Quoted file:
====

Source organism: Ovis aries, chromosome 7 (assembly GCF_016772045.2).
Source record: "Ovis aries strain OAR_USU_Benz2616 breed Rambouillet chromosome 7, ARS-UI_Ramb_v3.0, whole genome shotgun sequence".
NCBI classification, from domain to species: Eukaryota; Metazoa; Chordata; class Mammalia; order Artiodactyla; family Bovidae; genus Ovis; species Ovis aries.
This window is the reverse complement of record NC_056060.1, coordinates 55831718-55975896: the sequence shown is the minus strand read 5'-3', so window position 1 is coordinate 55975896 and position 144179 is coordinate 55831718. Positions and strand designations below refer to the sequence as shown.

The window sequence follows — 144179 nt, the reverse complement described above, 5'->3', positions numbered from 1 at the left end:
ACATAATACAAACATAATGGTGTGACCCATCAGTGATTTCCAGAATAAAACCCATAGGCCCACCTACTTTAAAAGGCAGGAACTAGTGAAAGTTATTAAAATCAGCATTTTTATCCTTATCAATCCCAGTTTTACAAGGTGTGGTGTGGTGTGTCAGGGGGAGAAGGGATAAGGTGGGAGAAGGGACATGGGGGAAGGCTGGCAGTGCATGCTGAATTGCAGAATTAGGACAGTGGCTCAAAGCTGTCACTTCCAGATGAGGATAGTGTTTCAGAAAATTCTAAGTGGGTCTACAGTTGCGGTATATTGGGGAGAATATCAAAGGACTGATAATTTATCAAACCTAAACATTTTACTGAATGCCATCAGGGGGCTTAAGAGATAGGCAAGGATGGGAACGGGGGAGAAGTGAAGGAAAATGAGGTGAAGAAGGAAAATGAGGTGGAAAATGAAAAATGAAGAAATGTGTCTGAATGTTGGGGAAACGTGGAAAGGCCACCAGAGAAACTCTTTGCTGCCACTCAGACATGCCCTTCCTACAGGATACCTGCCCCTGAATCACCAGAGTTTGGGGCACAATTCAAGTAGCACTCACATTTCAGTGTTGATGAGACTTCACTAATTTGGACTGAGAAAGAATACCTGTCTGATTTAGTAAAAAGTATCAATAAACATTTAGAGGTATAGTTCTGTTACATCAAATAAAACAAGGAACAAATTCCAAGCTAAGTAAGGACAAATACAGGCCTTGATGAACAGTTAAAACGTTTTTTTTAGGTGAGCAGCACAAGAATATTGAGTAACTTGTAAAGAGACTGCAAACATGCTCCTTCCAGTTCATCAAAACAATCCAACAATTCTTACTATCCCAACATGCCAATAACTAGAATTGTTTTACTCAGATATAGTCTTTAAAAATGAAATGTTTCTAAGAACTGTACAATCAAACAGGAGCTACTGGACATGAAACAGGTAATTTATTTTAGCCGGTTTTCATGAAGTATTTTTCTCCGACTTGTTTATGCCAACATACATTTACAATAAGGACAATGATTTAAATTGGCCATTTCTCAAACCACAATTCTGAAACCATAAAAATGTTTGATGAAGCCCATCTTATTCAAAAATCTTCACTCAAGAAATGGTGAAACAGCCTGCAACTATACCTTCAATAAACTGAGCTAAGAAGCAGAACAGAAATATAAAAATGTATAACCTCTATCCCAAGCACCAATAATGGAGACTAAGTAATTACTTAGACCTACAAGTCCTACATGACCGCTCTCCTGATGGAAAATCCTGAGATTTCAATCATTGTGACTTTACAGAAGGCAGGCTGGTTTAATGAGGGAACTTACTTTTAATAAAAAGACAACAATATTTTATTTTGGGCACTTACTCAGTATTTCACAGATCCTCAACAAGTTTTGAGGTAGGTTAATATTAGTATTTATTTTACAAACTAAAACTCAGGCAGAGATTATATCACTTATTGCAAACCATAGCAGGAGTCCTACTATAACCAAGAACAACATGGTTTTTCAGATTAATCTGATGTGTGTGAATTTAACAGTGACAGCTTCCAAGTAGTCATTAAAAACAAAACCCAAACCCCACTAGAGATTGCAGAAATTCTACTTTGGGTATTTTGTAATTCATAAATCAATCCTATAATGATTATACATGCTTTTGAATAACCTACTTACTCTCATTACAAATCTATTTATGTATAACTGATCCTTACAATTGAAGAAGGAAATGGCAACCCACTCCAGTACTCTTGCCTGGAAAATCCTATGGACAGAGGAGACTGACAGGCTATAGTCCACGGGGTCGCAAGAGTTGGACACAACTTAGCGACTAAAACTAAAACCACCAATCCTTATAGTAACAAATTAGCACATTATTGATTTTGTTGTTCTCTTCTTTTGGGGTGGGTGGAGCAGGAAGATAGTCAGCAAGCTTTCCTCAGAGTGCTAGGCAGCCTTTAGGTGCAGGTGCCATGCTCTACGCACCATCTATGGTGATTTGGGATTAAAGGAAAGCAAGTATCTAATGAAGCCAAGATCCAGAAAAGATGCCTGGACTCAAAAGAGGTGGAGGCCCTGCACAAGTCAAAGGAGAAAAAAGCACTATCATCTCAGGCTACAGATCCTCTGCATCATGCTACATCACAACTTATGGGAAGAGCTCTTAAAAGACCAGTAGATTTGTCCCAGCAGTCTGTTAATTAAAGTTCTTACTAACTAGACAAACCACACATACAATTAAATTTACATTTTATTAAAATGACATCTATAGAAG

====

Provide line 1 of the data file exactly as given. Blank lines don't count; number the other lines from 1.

Source organism: Ovis aries, chromosome 7 (assembly GCF_016772045.2).